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U.K. Tube Workers Seek Security Improvements

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U.K. Tube Workers Seek Security Improvements

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U.K. Tube Workers Seek Security Improvements

U.K. Tube Workers Seek Security Improvements

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Workers on London's underground transit system are demanding more radios, more secure rail-car cabs and chemical protection suits in the wake of two recent attacks. They're threatening to go on strike if talks Wednesday with city transportation officials break down.

RENEE MONTAGNE, host:

Workers on London's transportation system are seeking safer working conditions following the July 7th bombings and last week's attempted bombings on the city subway and bus lines. They're threatening to go on strike if negotiations with city transportation officials fail to satisfy their demands for increased security. NPR's Anthony Kuhn reports from London.

ANTHONY KUHN reporting:

Two weeks after four bombing attacks left 56 people dead, things underground remain tense.

(Soundbite of activity in subway terminal)

Unidentified Woman: Ladies and gentlemen ...(unintelligible).

KUHN: Stations are plastered with pictures of the suspected bombers in last week's failed attacks and notices of service disruptions. Passengers are constantly reminded not to leave their bags unattended. After last week's attempted attacks, a handful of train drivers refused to go to work, complaining that they were kept on the job while other parts of the network had been shut down. The Piccadilly line, hit on July 7th, remains partially closed.

Transport for London, the city government branch in charge of the mass transit system, declined repeated requests for interviews with train drivers or spokesmen. Underground employees' contracts bar them from speaking to the media. If they do, they can lose their jobs. But at a station on the outskirts of London, one driver talked about his work as he stood on the platform between shifts. He spoke on the condition that his name would not be used. He said that he was terrified by the news of the first bombings and, like his colleagues, was afraid to return to work.

Unidentified Man: A lot of us drivers feel worried. We feel worried about the situation, as in--there was times like, you know, when the--everything occurred, the drivers were the last to know.

KUHN: He added that he should have been informed about last week's attempted bombings over his train's radio, but that's not what happened.

Unidentified Man: I found out from my girlfriend. She rang me on my phone, lucky enough I was in an open section, and told me what was going on. It wasn't through the control.

KUHN: He said that there were some spots in The Underground where the radio on his train didn't work. Bob Crow is secretary-general of the Rail, Maritime and Transport union, or RMT, the largest union representing London Underground workers.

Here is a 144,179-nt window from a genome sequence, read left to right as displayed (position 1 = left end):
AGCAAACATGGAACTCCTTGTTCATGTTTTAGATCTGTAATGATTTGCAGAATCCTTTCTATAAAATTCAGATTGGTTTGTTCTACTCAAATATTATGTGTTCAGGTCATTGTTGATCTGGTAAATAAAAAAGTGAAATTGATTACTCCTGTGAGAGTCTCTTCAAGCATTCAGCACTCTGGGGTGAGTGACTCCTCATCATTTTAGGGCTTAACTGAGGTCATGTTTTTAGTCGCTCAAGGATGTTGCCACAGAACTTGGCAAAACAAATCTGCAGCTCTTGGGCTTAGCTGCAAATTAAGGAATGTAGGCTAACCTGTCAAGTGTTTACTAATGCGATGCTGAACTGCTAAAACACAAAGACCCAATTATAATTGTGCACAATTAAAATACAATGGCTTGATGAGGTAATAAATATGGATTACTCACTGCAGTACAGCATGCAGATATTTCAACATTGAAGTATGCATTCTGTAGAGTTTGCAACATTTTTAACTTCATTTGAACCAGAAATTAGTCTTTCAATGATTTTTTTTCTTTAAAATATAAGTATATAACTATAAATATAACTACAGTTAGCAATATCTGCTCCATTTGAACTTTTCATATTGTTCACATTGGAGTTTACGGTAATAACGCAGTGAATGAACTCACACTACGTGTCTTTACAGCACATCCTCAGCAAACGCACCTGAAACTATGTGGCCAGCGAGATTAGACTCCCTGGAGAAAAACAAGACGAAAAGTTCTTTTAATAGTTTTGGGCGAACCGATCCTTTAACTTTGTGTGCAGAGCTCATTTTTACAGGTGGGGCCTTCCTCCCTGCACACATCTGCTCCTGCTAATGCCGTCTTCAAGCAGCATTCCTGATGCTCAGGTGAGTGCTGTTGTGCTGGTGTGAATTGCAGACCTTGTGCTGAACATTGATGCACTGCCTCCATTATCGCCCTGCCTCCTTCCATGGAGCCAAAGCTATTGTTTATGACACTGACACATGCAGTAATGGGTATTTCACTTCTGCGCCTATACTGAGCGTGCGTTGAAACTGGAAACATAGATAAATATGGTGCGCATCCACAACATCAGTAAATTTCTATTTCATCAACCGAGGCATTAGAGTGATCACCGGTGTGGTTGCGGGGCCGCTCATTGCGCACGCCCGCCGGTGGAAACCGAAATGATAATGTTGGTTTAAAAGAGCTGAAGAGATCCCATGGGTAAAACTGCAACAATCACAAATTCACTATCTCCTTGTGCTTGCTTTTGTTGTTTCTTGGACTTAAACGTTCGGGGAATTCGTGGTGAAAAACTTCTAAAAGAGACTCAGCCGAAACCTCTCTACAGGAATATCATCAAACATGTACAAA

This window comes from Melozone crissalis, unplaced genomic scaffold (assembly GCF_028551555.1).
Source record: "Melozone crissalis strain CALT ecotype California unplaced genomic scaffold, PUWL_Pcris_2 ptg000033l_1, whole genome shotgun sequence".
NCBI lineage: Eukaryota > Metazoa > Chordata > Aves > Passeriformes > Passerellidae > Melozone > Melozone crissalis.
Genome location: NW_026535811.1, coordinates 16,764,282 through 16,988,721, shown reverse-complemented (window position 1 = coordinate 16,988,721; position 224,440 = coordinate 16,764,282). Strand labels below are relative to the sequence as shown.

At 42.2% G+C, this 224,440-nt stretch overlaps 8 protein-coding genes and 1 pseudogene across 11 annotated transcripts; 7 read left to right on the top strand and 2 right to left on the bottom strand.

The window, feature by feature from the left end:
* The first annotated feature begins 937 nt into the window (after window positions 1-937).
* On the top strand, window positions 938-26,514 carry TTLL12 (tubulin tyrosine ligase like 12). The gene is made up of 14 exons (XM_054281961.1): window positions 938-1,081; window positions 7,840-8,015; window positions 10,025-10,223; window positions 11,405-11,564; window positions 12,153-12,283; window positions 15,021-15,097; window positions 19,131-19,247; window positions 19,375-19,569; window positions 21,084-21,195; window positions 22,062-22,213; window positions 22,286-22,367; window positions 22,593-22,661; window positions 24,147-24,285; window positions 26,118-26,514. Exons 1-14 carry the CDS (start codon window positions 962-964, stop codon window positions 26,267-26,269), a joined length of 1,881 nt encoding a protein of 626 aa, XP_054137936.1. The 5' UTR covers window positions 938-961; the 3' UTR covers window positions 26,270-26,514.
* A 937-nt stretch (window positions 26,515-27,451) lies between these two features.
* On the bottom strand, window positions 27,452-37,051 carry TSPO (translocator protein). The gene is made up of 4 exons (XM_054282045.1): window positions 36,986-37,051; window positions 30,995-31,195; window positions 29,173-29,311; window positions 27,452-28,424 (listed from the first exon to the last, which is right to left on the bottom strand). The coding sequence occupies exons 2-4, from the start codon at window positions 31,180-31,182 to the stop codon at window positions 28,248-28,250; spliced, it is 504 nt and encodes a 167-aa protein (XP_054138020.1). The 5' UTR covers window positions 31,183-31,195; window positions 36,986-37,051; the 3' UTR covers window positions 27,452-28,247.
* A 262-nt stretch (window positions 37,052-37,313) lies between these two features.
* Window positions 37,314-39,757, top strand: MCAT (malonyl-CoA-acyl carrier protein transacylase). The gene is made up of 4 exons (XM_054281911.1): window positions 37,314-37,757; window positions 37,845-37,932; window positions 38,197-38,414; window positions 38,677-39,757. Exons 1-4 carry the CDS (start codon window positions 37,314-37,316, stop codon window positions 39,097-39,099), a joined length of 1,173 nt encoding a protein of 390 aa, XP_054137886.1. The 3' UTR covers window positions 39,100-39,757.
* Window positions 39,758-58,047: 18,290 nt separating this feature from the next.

Mr. BOB CROW (Secretary-General, Rail, Maritime and Transport): Workers have got the right to ask and get a safe working place and a safe working environment. And we don't believe that London Underground and the mayor is doing that adequately, and that's the reason why we're trying to convince London Underground that we need to put more resources into making it safe. But if they don't, we're going to have to take action to defend our members and the traveling public.

KUHN: The RMT wants emergency breathing devices and reinforced cabin doors for drivers. It wants a second staff member on each train to deal with emergencies. It wants more emergency training and a review of procedures for dealing with suspicious packages. It also opposes government proposals to cut overall staffing levels in Underground stations.

Transportation officials have commented that they're willing to work with the union. But London's mayor and other officials have pointed out that they can't install airport-style security on The Underground. Roger Evans is chairman of the London Assembly's Transport Committee.

Mr. ROGER EVANS (Chairman, Transport Committee): In many of our Tube stations in London, we couldn't have room to fit the sort of equipment in that they have at airports. They're quite cramped spaces. And the number of people that we handle during rush hour would make it impossible, if you bear in mind there are many stations in central London which carry more people during the rush hour passing through them than Heathrow Airport does all day.

KUHN: The RMT appears to have made the first organized demand on the government for more protection from terrorist threats. The RMT's Bob Crow said that if today's talks with transportation officials fail to get results, he could ballot his 11,000 members in the London Underground, and they could go on strike by the beginning of September.

Anthony Kuhn, NPR News, London.

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